Kirkland v. State

Annotate this Case

340 So. 2d 1139 (1976)

Robert Earl KIRKLAND v. STATE.

4 Div. 428.

Court of Criminal Appeals of Alabama.

August 24, 1976.

Rehearing Denied November 2, 1976.

Adams & Bates, Dothan, for appellant.

William J. Baxley, Atty. Gen., and Joel E. Dillard, Asst. Atty. Gen., for the State.

CATES, Presiding Judge.

Selling an automobile to hinder, delay or defraud a lien holder: sentence, four years imprisonment. Code 1940, T. 14, § 363.

On April 29, 1974, Kirkland, a used car dealer, borrowed as a "business loan" $508.00 from The Dothan Bank and Trust *1140 Company. He signed a note and a security agreement which covered as collateral a 1974 Plymouth Fury four door sedan. On September 27, 1974 he renewed the note.

However, on June 26 he had sold the car through The Auto Auction for a price of $345.00. The security agreement expressly denied the debtor authority to sell, etc., the collateral "in any manner not specifically authorized by this agreement."

The loan officer for the Bank admitted under cross examination that he had agreed verbally to Kirkland's having a "floor plan." He insisted, however, that this was not in contradiction of the security agreement.

Kirkland did not testify.

Appellant's counsel presses two points of claimed error: first, overruling the defendant's motion to exclude the State's evidence and second, overruling objection to the prosecutor's referring to defendant in argument to the jury as "slippery."

I

Both parties here cite Wiley v. State, 16 Ala.App. 93, 75 So. 641, as the touchstone for interpreting the statutory crime here charged. That case gives as required elements: (1) a sale (or removal) of personal property; (2) a written mortgage or deed of trust upon the property to which the defendant was bound; (3) the lien's not being satisfied at the time of the defendant's selling the collateral; and (4) no prior consent of the mortgagee to the sale.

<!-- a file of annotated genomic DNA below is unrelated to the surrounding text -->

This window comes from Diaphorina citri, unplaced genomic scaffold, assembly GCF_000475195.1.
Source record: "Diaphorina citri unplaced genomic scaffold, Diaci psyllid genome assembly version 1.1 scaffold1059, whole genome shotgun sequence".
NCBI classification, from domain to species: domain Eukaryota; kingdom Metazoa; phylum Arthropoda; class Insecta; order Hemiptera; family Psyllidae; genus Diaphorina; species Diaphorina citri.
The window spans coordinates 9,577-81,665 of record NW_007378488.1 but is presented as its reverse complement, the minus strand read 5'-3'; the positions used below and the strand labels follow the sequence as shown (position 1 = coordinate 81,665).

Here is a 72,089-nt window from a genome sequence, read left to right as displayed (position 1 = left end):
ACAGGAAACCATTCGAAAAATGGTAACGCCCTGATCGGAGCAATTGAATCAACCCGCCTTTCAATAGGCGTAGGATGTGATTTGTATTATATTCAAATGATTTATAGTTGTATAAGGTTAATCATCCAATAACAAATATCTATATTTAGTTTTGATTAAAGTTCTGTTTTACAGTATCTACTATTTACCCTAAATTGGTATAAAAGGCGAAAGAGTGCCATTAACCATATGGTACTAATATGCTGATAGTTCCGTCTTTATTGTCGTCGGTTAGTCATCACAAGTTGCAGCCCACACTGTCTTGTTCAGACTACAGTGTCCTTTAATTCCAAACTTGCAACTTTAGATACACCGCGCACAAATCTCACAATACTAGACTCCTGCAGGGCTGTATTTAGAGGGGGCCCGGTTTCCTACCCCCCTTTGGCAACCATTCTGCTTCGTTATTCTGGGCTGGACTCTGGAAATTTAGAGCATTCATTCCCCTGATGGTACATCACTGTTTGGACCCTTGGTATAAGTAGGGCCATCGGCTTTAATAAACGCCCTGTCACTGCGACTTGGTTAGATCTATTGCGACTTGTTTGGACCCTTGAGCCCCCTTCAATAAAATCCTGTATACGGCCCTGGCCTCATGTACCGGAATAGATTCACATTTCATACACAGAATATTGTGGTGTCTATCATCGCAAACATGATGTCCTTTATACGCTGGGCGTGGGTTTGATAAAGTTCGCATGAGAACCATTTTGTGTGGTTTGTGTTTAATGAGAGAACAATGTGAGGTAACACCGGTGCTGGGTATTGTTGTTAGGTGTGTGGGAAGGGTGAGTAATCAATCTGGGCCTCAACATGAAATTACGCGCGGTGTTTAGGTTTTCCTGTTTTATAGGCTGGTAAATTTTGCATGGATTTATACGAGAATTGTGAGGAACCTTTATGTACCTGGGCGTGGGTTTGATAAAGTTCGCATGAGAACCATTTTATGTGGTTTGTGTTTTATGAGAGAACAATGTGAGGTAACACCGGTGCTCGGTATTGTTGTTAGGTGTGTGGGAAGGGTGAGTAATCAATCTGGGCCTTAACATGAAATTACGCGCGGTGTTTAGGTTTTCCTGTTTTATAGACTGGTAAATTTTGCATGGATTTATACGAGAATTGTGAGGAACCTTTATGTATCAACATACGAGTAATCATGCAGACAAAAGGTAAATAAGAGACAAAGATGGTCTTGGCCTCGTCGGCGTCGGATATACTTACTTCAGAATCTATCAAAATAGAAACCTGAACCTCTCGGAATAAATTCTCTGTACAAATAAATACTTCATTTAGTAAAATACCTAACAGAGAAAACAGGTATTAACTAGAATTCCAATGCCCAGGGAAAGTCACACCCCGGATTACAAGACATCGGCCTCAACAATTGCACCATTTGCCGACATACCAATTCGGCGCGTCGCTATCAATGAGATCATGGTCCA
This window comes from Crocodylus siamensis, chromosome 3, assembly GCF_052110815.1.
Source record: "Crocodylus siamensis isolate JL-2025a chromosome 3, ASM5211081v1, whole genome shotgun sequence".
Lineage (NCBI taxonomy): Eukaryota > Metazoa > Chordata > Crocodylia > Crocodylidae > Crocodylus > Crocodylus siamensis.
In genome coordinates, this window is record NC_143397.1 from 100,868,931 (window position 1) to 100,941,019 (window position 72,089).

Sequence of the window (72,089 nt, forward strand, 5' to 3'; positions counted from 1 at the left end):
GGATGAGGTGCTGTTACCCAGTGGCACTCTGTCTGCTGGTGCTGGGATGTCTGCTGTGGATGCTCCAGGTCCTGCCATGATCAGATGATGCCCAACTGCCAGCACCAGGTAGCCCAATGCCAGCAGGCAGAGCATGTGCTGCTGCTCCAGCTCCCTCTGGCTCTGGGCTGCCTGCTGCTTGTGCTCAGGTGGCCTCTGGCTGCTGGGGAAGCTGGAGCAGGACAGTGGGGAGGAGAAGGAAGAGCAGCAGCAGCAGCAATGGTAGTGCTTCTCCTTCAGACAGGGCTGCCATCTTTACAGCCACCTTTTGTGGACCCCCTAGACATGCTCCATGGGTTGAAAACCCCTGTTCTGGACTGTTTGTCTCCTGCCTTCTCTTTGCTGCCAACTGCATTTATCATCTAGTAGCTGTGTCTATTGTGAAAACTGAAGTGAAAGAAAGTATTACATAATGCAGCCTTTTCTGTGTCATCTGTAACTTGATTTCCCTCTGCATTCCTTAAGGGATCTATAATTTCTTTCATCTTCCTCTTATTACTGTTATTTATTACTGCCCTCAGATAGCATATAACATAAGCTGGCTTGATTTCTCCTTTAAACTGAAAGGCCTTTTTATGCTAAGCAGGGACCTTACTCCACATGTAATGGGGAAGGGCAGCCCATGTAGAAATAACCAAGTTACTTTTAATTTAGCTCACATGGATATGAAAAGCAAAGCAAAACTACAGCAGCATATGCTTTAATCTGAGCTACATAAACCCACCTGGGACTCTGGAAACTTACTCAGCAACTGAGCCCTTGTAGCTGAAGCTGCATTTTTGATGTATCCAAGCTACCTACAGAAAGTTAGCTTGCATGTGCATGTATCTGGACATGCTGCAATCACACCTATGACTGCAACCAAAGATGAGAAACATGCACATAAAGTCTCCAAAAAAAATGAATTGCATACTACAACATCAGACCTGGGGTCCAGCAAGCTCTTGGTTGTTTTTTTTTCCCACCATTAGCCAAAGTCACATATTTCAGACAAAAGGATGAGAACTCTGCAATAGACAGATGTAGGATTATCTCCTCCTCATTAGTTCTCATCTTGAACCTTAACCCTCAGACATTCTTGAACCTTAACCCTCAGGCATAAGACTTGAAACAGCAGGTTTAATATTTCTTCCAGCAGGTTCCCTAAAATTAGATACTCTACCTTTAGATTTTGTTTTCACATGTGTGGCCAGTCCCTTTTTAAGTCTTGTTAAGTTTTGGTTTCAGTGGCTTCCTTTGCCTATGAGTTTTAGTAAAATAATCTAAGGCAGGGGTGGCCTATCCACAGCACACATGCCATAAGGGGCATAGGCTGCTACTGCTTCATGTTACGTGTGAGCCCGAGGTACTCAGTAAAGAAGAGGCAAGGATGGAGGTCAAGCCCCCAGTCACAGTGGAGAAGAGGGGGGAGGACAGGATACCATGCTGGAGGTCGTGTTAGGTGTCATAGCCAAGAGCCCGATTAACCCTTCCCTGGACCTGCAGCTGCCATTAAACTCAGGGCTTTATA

Appellant argues that since the loan officer testified he had agreed to Kirkland's selling cars from time to time covered by security agreements consequently a course of dealing became a part of the instant loan and mortgage. Yet the officer in each occasion testified that Kirkland was required to remit the sale proceeds to the Bank. This feature distinguished Kirkland's "floor plan" from the one in evidence in Farris v. State, 41 Ala.App. 51, 130 So. 2d 54, even if the Bank may have occasionally waived strict compliance.

The jury was, under the evidence, entitled to view the consent to sell as qualified by a promise of prompt payment of the proceeds of the sale. Therefore the trial judge did not err in overruling the motion to exclude.

II

"Slippery" no doubt carries a derivative pejorative connotation. One of its dictionary meanings is "deceitful."

The evidence of renewing the note after the car was sold would support an inference of deceit. The test of legitimate argument is that whatever is based on a fact or facts in evidence is within the scope of proper comment in argument to the jury.

We have examined the whole record as required by Code 1940, T. 15, § 389 and consider the judgment below is to be

AFFIRMED.

All the Judges concur.